Sunday, April 23, 2017

Sunday Evening

April 23rd, 2017

A little bit of this, and a little bit of that

I get up reluctantly from my loom with just ten more inches left
before I finish the pretty new scarf that I am so anxious to take off and wash
and see if the gracefulness of the drape  is everything Jane said it would be
if I were only to concentrate on making the sett balance.
The same number of ends per inch in the reed as I throw picks per inch with the shuttle....
Jane is Jane Stafford, a whiz of a weaver who is conducting an online studio
that I am so happy to take part in.

I am a self taught weaver.  I developed the passion when we had sheep, and I learned to spin.
It was also an era when many of our helpers on the orchard
were hippies living the easy contented life.
Some of the girls had taken to old crafts and were doing odd, primitive weaving,
which inspired me to go further into fabric arts.

There were no teachers or Weaving Guilds nearby,
so we bought a small loom, a number of books
 and dozens of skeins of wool
 from the Canadian Cooperative Wool Growers, and I was off!!!

Soon I bought a floor loom, a spinning wheel,
and eventually a counter marche eight harness, which really challenged me.
But I was learning, and that really brings me to the thoughts I have been having lately,
 about learning something new every day!!

I am astonished at all the things I don't know!!!!

Even about weaving, although I have been involved with it for forty years or so.  
I knew a balanced sett was important, but I didn't know what an amazing difference
it made in the "hand" of the cloth.  Very exciting!

My children are teaching me oodles of things.  
Sometimes they tell me about mischief they indulged in while growing up,
all new to me!  
But more often they tell me of new ideas about the universe, 
about physics and sometimes different spirituality. 
or set me straight about technical tips and ancient
happenings.

One of my sons is reading Durant's History of the World's Civilizations,
all thirteen volumes.  
They sat on our bookshelves for many years, for research, 
- but now he tells me all sorts of amazing things
about the ancients Greeks and Romans and Byzantines, etc.
 I am content with reading Durant's Pleasures of Philosophy.

 The sons who live on the meadow in the Chilcotin are full of tales 
about the creatures that inhabit this lovely spot, 
and the great variety birds who come to visit in the summer, 
and the accommodation they provide for all the swallows 
who make the meadow their summer home.

When will it all end - this gathering of knowledge
(oh, some of which I forget, I must admit). 
 It makes life so interesting, and I realize how lucky I am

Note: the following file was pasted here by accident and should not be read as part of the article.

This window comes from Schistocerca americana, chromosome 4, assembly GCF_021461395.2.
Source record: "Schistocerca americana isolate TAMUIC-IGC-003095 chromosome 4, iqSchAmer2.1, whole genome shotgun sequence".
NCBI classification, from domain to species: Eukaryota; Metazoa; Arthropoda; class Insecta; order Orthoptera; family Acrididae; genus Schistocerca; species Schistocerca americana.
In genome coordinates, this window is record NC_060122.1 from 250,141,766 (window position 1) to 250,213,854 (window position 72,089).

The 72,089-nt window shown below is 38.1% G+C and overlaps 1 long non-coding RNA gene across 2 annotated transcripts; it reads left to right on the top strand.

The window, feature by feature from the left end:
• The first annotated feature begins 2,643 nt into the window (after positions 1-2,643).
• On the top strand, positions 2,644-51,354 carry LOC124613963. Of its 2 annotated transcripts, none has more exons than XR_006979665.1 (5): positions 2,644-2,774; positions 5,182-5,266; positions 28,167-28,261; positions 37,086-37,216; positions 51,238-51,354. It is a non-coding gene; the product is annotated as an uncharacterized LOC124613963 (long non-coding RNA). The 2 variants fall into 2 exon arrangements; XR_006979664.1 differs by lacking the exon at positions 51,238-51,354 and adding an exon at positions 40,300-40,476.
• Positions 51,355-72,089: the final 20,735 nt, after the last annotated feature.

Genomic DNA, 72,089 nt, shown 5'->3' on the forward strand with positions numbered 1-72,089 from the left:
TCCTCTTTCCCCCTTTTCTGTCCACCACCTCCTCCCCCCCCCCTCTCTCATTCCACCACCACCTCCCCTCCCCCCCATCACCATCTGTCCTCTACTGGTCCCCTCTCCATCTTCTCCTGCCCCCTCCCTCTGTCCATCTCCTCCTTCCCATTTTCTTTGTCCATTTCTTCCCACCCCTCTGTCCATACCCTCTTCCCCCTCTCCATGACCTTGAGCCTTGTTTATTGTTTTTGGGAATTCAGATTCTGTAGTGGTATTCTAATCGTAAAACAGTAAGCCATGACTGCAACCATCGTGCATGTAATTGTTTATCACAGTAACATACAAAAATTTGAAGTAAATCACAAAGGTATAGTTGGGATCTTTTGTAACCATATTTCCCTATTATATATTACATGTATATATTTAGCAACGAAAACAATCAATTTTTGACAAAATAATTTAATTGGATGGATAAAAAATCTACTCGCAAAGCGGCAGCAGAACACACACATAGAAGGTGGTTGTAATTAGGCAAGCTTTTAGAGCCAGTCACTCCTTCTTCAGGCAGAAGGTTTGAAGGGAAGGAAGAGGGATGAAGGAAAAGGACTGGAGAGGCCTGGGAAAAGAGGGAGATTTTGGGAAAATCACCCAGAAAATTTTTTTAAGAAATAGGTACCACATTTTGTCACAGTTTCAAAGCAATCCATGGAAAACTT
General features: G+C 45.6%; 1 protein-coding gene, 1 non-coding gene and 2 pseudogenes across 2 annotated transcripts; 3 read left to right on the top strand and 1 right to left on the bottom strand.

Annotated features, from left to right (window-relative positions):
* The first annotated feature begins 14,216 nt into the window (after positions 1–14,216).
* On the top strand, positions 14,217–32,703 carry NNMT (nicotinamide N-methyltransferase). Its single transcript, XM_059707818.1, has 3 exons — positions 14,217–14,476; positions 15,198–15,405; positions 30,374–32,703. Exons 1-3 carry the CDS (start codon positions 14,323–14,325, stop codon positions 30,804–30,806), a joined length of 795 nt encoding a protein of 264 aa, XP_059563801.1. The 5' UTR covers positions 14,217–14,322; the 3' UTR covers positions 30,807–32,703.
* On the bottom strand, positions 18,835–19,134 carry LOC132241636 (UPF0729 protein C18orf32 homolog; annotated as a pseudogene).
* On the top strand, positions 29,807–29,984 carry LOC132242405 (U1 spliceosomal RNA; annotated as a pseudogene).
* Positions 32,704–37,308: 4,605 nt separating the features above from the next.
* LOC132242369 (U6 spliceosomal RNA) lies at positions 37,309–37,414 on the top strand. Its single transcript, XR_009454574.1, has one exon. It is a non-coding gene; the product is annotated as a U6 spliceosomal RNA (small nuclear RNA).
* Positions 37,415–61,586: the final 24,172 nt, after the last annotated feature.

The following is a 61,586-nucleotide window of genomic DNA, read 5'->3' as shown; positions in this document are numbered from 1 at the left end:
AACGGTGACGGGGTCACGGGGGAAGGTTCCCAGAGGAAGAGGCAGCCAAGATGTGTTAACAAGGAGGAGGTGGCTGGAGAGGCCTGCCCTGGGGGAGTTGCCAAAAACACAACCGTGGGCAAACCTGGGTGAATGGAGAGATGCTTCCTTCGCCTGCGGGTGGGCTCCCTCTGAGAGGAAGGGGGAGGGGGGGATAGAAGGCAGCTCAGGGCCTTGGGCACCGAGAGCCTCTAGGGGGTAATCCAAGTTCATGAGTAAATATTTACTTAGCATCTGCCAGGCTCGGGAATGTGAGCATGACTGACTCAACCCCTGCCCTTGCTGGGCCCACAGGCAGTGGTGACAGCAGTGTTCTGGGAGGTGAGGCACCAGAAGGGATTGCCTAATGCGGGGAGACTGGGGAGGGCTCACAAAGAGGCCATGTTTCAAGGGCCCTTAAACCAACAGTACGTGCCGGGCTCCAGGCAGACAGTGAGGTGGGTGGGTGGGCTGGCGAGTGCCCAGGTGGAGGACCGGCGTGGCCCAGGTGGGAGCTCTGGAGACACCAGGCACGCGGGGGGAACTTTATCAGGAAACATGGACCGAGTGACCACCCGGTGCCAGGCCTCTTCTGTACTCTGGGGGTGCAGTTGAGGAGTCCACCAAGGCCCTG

to have the energy and interest to absorb it.

Tomorrow I will finish the nicely balanced scarf
and if it all falls in a gentle heap 
when I let it drop I will post a picture.


What I learned today was that if I spend more than an hour in the garden with trowel and snippers

my back will ache and my knee will freeze up!!!!

No matter how golden the daffodils are or how tenderly green the new leaves appear!!

3 comments:

Sallie (FullTime-Life) said...

I think the willingness to learn new things is a big part of the secret for staying well and healthy. And the willingness to learn from your children (and, I would bet, now from your grandchildren) is a gift so many people don't give themselves. ... I too am amazed at what we learn from them. (Sometimes it is funny... I've had the same experience as you hearing about things our kids got up when they were children, without our knowledge). And some is technical expertise that I take advantage of but don't absorb (I will never be able to fix my computer problems alone).

But the great part is that each of our kids and grown grands seems to have interest in and knowledge about different fields ... it all amazes me and I love the discussions we have.

Hildred said...

Right, Sallie. Sometimes I wonder"how did these kids get so wise and gain so much knowledge" but then I remind myself of the generation thing and ours is just one in a long long line. Each one adding the wisdom and knowledge of their times. And some seeing into the future. Like you, I love our conversations and they do so much to assuage the loneliness and big empty space their dear dad left behind him....

Chip Butter said...

It's an interesting story of how you were inspired to get into fabric arts. "Odd, primitive weaving" somehow appeals to me. Wonder if I could still learn something new...

A son, who is reading 13 volumes Of Durant's History of the World's Civilization, would surely have some stories to tell. One of my sons calls me every evening. I have become spoiled to that time and often have a list of questions to ask him.